If people watch Two Days, One Night, they’ll probably recognize one face and you’ll hear something similar to the following: “That’s the girl from Inception and the Dark Knight Rises right?” The more observant viewer might say something like: “Isn’t that Marion Cotillard?” And they would be right on either of these accounts, and yet the Dardenne Brothers (who the average viewer unfortunately might not know), take Ms. Cotillard and place her in a completely different type of role altogether. They take an A-List Hollywood star and drop her in the ever day, lower class world that the brothers themselves came out of. In fact, the story and most of their stories are set in Seraing, a French-speaking area of Belgium that is known for industry.
They have immense fascination in simple people just trying to make ends meet. Most of their stories have mundane narratives like The Kid with a Bike (2011), and Two Days, One Night is little different in that respect. It’s so basic in conception and yet in this banal and rough-edged world, the Dardennes find immense beauty.
Our chief subject is Sandra, a young woman who is married, has two kids, and has just battled her way back from depression. Undoubtedly it was a tough road, but she is obviously resilient and ready to get back to work. After all her family needs the money, because her husband only works at a restaurant. But her whole reality is changed in a matter of minutes, when she learns she will be laid off. Her company can either keep her on or give all their other employees bonuses. The majority took the bonus over Sandra. Her work friend Juliette buys her another ballot for the following Monday, so Sandra has a few days to try and plead her case. But she’s done fighting. She’s tired and defeated before she begins. It’s her husband Manu who urges her forward and reluctantly Sandra follows through.
This is the core of the film as Sandra goes from home to home, ringing doorbells, and talking with the people hidden away in their homes. They are no longer her faceless colleagues, but soon they become living, breathing people. Just like Sandra they have a personal stake in this decision. Maybe it’s to pay for a daughter’s schooling, remodeling a home, or trying to stay afloat as a single parent. There are those who are simply fearful of being laid off and those who hope that Sandra will succeed, while admitting they’ll vote for the bonus. They all seem like generally legitimate responses, and Sandra knows that just as we do, but she tries anyways, at least to talk with them–get them to see her side. Because this decision has major repercussions, and it’s not just occurring in a vacuum.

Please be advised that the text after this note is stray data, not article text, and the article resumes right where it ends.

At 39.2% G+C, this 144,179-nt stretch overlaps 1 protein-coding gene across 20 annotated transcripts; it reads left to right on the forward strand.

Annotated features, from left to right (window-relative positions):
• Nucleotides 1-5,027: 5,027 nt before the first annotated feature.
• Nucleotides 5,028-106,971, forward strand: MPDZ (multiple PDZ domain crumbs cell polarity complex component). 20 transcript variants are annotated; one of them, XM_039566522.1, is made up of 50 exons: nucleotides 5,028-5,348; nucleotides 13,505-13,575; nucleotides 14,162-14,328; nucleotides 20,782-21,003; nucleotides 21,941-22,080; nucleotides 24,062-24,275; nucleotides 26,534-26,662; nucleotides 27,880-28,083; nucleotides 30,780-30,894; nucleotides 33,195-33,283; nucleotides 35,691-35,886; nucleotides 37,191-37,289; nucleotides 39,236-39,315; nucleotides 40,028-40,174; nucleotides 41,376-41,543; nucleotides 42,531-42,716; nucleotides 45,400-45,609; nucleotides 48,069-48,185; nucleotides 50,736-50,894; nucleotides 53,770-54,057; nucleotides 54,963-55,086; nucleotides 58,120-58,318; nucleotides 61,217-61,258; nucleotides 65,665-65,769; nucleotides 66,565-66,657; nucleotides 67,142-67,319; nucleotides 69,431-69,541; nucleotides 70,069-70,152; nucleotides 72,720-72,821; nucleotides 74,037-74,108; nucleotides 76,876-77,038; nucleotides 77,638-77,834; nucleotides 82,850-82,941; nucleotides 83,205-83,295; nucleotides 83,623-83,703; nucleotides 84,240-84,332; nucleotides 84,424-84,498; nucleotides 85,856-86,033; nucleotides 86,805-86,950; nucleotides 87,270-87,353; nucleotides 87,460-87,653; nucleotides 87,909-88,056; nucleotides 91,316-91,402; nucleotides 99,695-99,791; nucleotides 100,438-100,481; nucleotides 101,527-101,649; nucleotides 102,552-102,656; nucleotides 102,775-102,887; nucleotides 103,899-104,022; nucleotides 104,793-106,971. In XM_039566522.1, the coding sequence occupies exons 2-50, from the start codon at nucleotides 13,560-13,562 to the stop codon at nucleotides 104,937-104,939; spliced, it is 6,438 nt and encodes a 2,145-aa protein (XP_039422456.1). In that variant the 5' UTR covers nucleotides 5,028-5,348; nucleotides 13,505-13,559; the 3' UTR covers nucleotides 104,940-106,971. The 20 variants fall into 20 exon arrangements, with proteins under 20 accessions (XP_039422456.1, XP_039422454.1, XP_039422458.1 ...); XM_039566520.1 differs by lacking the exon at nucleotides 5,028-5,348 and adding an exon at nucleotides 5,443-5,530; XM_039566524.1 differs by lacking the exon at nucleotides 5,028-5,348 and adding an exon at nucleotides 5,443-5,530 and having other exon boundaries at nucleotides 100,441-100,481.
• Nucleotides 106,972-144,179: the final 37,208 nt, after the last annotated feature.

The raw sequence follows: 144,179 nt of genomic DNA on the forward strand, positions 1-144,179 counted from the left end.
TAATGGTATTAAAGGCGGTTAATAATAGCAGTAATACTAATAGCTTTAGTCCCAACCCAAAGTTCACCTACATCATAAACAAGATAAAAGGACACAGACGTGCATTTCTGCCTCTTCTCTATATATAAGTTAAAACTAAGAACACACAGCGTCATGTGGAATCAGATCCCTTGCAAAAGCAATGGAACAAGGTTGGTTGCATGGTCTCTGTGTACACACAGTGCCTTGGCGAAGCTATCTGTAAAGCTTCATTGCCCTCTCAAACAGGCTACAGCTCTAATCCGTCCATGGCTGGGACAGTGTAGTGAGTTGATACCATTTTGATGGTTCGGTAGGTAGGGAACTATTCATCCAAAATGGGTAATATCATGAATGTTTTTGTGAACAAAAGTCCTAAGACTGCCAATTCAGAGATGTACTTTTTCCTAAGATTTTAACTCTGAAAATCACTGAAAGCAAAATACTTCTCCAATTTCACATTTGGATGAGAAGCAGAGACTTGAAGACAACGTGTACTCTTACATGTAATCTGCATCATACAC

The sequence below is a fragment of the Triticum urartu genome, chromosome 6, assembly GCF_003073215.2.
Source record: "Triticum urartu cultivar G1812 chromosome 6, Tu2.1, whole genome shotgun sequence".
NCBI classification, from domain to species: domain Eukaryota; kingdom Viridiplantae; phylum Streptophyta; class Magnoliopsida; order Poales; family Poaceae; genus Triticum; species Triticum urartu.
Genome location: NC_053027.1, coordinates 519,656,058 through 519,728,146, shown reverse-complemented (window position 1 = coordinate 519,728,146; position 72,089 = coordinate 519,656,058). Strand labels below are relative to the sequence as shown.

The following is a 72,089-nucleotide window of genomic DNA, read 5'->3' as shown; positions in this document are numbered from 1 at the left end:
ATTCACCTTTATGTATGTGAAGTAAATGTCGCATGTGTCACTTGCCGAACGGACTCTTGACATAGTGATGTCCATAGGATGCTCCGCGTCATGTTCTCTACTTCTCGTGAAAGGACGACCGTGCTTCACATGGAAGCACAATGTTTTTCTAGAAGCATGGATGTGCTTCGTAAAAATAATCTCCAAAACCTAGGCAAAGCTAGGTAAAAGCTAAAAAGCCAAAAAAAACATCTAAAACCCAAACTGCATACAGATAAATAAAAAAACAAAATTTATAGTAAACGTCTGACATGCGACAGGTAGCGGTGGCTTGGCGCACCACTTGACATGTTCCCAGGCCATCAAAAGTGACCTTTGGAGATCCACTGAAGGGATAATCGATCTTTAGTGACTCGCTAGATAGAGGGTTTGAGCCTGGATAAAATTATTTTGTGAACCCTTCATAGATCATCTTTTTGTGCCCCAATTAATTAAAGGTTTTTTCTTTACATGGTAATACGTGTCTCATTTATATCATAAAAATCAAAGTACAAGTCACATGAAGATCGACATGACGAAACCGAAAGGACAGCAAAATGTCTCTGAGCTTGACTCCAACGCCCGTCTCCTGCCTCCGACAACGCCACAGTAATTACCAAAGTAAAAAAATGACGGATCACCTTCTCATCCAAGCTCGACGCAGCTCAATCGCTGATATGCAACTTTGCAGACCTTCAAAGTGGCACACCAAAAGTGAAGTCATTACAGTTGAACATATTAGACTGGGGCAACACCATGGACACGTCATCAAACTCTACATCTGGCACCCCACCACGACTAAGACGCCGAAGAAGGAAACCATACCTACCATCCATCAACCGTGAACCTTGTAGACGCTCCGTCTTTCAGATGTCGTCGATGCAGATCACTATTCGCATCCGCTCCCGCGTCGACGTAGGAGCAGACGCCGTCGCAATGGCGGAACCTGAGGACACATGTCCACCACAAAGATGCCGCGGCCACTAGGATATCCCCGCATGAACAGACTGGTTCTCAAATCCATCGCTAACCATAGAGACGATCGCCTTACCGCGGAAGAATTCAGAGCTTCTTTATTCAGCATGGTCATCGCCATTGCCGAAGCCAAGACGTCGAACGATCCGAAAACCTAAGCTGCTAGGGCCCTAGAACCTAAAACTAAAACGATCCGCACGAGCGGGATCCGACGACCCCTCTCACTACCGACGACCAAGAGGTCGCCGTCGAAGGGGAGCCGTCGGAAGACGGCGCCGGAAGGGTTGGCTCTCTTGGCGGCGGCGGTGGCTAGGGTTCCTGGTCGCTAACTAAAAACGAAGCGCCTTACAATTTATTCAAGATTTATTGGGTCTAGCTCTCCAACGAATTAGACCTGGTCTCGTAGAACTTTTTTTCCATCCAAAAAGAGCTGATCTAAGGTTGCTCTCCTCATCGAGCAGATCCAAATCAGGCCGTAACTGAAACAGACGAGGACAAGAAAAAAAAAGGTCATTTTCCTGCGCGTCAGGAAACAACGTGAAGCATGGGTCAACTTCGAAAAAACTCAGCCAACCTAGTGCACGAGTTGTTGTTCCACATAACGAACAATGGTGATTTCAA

Things are teetering dangerously on the edge of equilibrium for everyone involved, because everyone seems to be between a rock and a hard place. And there’s no difference between Marion Cotillard and all these other unknown actors. They’re are all bracing themselves for sinking in the same boat.
In a way I found myself comparing this film to the courtroom drama 12 Angry Men, because in a similar manner Sandra must go about trying to convince her colleagues to change their minds, and talk them out of their convictions. It’s a difficult task, and this film speaks to the logic and rationale that dictate human decisions. There are individuals all across the board from those who only are looking out for themselves. Is it too hypocritical to call them selfish? It’s hard to know. There are those who want to good, but just cannot, and finally those who stand by Sandra, because they feel it is the right thing to do. The most painful of these interactions occurs with those colleagues, who are so conflicted inside. You can see the situation at hand tearing them apart.
Other directors would be terrified of such a film, looking to fill slow moments with some kind of heightened state of action. The Dardennes are content with having their actors rock out to Them’s “Gloria” after a long day. And true, there are many moments of tension and even conflict, but most of this film is about people talking, mirroring the rhythms of real life. The camera is constantly by Sandra’s side, peering at her face, and staying on her hip. Her face has to carry some scenes at times, and it does so wonderfully. Really, this is a film that displays her resilience, grit, and determination to push forward. It had the potential to be a either feel-good drama or a tragic story, but it finds a beautiful middle ground. Sandra comes out an undisputed winner, just not in the way that she expected.